What the situation reminds me of is what a naturalist I spoke to a number of years ago called "The 30% Rule." He was with the Michigan DNR, and I had contacted him to pick his brain about the controversial destruction of a local swamp. Speaking of America's wetlands, he said that the draining and filling of the first 30% of wetlands was essentially inconsequential; it didn't really matter (past tense because that 30% is gone now). The environment could spare it. The middle 40% is a gray area—arguable. But the final 30% is absolutely critical to the ecology of the nation's lakes, rivers, and streams: we destroy the last 30% of our wetlands at great peril to the hydrology of the land, the health of the ecosystem. Thus, business and development interests who claim that destruction of wetlands in the past hasn't had much bad effect are correct, but environmentalists who say the last remaining wetlands must be preserved at all costs are also correct.
I think The 30% Rule might apply equally to news-gathering organizations as well. You can kill 30% of them right off the top and hardly feel the loss; the middle 40% are debatable; but the last 30% are essential to the functioning of a free democracy and the interests of an adequately informed public. We're clearly in the middle 40% right now. But we're headed towards dangerous territory. Especially with the public wells increasingly polluted by uneducated demagogues and propaganda channels, somebody has to do original reporting under old-fashioned standards; everybody can't just repeat what somebody else said somewhere else.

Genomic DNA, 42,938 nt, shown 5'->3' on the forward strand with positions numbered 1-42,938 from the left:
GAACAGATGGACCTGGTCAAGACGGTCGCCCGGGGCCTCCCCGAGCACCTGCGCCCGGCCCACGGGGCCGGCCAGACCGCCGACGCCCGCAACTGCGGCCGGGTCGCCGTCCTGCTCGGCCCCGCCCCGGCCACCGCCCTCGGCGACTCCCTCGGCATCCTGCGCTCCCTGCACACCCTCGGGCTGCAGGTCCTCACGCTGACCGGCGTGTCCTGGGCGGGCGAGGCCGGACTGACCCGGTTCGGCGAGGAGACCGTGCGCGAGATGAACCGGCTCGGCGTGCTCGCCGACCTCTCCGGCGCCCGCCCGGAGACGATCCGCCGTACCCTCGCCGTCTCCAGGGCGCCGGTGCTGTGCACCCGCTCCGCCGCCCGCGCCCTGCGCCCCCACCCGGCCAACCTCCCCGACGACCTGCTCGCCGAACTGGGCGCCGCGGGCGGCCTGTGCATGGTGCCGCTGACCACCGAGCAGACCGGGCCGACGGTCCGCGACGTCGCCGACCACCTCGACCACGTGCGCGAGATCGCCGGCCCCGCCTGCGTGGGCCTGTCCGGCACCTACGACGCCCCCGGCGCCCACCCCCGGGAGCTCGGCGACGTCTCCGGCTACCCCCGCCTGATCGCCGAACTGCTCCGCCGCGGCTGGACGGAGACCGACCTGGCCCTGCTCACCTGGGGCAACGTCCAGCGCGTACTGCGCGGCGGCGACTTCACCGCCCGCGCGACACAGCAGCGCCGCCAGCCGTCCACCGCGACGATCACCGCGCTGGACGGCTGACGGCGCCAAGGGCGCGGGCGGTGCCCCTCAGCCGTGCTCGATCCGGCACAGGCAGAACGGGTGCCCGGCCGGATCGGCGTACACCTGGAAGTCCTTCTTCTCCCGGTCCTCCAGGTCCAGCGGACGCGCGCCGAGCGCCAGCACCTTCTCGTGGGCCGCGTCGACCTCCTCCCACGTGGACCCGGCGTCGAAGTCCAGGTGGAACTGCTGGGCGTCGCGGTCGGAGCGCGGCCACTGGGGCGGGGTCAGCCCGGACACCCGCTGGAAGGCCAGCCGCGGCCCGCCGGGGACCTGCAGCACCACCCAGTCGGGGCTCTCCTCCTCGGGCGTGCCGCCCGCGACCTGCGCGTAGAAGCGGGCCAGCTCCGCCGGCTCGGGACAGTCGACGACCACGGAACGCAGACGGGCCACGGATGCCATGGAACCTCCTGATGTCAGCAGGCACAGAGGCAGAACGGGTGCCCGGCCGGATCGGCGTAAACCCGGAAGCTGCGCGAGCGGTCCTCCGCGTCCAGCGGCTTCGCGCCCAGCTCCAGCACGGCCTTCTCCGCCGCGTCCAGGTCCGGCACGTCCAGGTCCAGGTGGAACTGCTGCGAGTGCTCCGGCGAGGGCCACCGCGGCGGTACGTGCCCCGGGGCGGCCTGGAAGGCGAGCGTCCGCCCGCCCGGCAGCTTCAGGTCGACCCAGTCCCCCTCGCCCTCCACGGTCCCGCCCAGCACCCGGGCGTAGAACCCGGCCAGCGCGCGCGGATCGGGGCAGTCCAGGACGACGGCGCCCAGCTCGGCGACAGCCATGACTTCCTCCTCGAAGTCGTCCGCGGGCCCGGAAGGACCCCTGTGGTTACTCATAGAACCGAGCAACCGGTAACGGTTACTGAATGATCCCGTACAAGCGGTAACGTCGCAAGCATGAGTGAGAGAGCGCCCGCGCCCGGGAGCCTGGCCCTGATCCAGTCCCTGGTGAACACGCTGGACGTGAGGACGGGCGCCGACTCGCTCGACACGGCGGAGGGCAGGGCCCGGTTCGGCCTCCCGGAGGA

To put it another way: we don't need a dozen photographers clustered around the corpse of a child who was shot by police. But we sure as hell need one.
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Original contents copyright 2011 by Michael C. Johnston and/or the bylined author. All Rights Reserved.
Featured Comment by HT: "I forgot about your old blog post about old Time vs. new Time magazine. Have you seen this video from The Onion? Hits the nail right on the head."
Mike replies: That is hilarious. Thanks, I needed that.
Featured Comment by Jessica: "Jessica here from The Week. Thanks for the praise—we actually saw a nice spike in traffic today thanks to your post! We appreciate it. Are you on Twitter or Facebook anywhere? We'd love to link to you. Thanks!"